Now that that is clear as mud, I’ll tell you about just one of my practices. I practice many methods, some sitting in a half lotus position (zazen), some walking, and some sitting upright in a chair. The one I’ll share this time is not as strenuous on the back and legs as sitting zazen.

This is one I do at nighttime. I made it up. It has NOT been endorsed by the Dalai Lama. In fact, if he were to read it, he might laugh. But it works for me, so here goes.

Get a stick of incense, one that smells pleasant to you. Get an incense burner and place it in a safe place, so that if the ashes do happen to fall they will not catch fire (I’ve never heard of that actually happening, but you want to be safe). Create a space where you can be alone. My kids know not to disturb Daddy if he’s meditating. Unless the house is on fire, and Mommy could probably handle that one, too.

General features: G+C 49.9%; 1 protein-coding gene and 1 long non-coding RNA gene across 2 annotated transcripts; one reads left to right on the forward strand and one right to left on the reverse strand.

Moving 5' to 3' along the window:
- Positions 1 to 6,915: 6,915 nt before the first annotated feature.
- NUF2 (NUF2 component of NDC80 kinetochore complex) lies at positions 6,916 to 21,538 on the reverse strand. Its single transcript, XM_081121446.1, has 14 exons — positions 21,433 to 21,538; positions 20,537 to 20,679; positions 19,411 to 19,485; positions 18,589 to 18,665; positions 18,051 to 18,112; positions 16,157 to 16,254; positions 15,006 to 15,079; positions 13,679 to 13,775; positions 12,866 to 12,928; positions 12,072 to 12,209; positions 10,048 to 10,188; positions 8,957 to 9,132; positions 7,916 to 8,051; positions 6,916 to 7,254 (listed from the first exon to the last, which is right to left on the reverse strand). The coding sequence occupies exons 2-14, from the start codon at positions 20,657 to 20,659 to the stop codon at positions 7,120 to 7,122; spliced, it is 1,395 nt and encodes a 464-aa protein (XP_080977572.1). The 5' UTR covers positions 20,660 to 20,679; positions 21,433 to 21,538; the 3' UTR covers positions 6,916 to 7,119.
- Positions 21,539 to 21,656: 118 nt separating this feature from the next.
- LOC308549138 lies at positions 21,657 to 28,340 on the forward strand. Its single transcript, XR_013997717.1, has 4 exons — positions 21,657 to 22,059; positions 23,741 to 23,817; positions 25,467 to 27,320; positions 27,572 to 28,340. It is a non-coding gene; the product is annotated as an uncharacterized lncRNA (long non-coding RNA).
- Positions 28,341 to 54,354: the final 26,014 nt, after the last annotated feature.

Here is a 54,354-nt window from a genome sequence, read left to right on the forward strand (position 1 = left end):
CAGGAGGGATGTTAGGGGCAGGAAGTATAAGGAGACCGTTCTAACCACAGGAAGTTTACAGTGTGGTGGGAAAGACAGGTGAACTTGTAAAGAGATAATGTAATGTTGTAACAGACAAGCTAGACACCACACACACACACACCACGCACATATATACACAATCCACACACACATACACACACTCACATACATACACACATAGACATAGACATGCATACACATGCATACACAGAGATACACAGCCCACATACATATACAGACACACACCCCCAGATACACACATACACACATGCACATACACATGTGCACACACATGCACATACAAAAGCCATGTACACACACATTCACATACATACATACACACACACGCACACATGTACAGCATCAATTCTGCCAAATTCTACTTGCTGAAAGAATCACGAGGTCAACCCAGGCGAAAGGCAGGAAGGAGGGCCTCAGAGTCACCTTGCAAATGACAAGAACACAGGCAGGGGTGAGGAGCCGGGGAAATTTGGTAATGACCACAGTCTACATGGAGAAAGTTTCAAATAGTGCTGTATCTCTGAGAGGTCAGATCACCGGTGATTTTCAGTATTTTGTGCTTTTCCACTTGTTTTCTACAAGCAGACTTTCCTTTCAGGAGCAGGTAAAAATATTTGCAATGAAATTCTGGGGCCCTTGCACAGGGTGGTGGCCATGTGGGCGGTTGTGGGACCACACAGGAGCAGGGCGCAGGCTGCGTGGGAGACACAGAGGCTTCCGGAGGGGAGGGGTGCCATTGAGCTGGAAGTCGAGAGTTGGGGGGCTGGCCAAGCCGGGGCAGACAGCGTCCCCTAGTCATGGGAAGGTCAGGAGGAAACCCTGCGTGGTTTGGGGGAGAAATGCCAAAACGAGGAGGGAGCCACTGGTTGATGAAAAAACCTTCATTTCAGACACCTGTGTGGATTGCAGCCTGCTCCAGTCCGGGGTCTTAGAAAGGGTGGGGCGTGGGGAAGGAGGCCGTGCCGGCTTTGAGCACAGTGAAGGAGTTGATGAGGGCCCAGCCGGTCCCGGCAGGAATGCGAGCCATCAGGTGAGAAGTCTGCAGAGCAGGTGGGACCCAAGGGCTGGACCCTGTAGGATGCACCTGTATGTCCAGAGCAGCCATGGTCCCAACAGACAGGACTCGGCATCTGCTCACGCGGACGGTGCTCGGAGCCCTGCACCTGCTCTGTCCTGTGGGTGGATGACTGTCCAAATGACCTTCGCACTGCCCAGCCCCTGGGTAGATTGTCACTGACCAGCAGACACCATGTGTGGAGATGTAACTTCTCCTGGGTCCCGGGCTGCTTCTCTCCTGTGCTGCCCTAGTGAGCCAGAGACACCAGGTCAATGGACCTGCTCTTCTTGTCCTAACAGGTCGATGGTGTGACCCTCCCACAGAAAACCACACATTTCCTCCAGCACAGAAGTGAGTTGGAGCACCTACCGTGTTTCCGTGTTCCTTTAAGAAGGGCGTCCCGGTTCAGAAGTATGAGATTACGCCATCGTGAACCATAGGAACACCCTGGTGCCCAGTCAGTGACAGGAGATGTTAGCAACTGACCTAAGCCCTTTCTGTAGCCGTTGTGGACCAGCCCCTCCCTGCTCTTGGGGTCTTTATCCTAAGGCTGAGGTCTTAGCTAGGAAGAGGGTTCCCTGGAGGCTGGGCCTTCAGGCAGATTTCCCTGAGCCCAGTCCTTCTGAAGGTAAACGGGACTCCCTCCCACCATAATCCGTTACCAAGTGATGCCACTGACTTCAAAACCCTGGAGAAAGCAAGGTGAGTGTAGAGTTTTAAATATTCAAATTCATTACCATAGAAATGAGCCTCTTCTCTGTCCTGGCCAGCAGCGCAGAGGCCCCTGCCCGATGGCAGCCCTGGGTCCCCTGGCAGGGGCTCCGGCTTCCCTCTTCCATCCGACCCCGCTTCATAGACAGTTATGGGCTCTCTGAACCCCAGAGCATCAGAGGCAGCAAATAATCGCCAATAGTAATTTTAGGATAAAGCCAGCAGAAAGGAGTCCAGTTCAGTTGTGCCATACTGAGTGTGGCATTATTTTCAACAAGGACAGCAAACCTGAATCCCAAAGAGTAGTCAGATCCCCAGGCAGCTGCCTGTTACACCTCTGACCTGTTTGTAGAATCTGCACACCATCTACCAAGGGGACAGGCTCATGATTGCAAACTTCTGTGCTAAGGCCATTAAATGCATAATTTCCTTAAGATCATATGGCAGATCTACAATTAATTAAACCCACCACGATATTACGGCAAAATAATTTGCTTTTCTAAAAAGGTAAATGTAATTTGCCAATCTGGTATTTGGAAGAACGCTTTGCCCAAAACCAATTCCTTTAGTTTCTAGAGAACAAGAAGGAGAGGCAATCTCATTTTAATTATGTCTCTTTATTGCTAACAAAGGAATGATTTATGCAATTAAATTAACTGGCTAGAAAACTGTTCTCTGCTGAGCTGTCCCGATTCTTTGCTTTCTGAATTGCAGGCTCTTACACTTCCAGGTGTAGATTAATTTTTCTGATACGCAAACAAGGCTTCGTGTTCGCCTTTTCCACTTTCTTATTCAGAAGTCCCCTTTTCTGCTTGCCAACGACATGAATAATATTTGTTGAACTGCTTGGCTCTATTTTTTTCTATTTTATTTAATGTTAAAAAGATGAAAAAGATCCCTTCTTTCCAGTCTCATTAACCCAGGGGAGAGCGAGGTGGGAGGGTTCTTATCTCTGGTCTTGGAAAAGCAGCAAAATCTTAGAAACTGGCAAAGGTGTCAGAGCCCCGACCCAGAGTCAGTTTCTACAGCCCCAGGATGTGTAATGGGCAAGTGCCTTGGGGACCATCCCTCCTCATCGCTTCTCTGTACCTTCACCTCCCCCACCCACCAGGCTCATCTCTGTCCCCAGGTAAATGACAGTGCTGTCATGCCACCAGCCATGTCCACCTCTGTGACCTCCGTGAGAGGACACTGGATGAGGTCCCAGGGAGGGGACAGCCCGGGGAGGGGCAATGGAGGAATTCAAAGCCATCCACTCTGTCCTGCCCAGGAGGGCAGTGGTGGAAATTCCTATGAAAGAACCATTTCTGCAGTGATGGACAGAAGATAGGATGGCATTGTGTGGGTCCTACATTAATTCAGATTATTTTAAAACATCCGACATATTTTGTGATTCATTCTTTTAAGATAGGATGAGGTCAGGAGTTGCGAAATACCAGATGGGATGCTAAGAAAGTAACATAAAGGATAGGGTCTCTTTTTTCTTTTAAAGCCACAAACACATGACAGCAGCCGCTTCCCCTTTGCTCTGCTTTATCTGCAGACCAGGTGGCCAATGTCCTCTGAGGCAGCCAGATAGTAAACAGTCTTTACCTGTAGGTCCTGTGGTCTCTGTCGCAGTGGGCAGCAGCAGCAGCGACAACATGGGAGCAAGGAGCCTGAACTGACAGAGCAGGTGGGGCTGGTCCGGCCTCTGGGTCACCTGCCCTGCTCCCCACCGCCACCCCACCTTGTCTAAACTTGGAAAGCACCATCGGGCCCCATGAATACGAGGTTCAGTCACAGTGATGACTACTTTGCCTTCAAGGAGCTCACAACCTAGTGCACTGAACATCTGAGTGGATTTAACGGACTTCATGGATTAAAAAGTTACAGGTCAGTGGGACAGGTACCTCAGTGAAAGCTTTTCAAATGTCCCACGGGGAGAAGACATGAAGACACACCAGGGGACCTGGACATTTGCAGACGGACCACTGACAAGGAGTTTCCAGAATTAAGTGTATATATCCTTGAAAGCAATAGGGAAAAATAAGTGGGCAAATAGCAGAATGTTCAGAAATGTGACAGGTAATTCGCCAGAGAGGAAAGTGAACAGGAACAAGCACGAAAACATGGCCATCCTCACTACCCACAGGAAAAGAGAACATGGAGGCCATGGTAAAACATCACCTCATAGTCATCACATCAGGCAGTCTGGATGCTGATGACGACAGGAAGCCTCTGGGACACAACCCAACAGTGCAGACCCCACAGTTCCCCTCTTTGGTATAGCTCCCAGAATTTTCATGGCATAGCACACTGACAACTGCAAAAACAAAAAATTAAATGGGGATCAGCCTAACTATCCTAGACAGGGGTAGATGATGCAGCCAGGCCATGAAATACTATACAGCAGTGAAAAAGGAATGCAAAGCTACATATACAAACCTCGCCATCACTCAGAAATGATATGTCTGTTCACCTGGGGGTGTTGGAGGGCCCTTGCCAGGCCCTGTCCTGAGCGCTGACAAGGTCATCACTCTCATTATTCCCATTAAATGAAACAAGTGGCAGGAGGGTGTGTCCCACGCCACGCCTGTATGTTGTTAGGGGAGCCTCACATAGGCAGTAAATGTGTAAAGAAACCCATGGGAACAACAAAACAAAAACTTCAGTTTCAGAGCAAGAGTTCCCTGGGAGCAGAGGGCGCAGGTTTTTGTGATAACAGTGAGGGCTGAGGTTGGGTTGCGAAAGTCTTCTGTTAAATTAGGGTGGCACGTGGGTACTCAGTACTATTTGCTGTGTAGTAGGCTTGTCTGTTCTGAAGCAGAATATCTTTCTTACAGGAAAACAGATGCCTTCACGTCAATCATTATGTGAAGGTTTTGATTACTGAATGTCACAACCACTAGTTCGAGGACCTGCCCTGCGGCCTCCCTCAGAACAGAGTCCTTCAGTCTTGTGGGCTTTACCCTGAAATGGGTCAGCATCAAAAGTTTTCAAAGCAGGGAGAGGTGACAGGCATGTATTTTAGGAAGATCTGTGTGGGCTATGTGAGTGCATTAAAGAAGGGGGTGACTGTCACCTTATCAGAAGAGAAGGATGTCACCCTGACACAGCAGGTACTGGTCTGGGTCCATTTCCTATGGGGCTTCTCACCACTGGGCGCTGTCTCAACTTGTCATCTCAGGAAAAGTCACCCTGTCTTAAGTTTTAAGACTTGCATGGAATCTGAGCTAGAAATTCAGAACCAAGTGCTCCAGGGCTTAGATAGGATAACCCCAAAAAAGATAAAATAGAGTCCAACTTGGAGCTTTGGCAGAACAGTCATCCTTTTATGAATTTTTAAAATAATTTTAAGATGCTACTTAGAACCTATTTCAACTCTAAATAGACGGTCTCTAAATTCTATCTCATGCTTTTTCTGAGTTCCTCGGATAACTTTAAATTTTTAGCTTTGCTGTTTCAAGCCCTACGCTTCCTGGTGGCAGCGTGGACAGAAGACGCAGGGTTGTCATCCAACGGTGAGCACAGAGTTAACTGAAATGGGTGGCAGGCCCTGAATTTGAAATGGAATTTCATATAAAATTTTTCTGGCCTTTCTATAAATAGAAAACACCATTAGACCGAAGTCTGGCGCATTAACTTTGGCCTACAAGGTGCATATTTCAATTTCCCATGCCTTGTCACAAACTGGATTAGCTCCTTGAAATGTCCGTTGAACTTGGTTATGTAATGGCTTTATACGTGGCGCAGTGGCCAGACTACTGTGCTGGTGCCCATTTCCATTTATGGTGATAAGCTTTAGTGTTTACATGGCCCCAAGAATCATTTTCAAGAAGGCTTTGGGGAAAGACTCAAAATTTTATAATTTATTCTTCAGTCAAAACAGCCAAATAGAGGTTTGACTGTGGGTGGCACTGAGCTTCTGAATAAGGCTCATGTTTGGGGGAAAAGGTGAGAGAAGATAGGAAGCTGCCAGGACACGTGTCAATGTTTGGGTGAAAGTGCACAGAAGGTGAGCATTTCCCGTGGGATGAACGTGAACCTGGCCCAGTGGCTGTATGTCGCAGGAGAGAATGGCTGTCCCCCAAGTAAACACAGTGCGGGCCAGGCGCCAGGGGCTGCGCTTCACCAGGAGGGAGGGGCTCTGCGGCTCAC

Light the incense and turn off all the lights, so that the only light you see is the small glowing ember at the tip of the incense. Sit upright in a chair about three to five feet away. Make sure your spine is straight and your body is relaxed. Don’t slump – it affects your breathing and some of your other important physiological functions. Your ears should be aligned with your shoulders and your nose with your navel.

Take a couple deep, long breaths to prepare. I then ring a bell and listen to the sound fall off, but I’m sure you don’t have to. It’s just part of my routine. Next, I fix my eyes on the ember. Never do I look away. I focus on that small point of light throughout the session.

While keeping the ember in sight, focus on your breath. I don’t force it. I don’t count so many counts for an in-breath and so many for an out-breath. I just allow my breathing to occur, being always mindful of the rise and fall of my abdomen and the tickle of air in my nostrils. I’ve noticed that in my natural state, an out-breath is a bit longer than an in-breath. I don’t try to make them equal. I just breathe.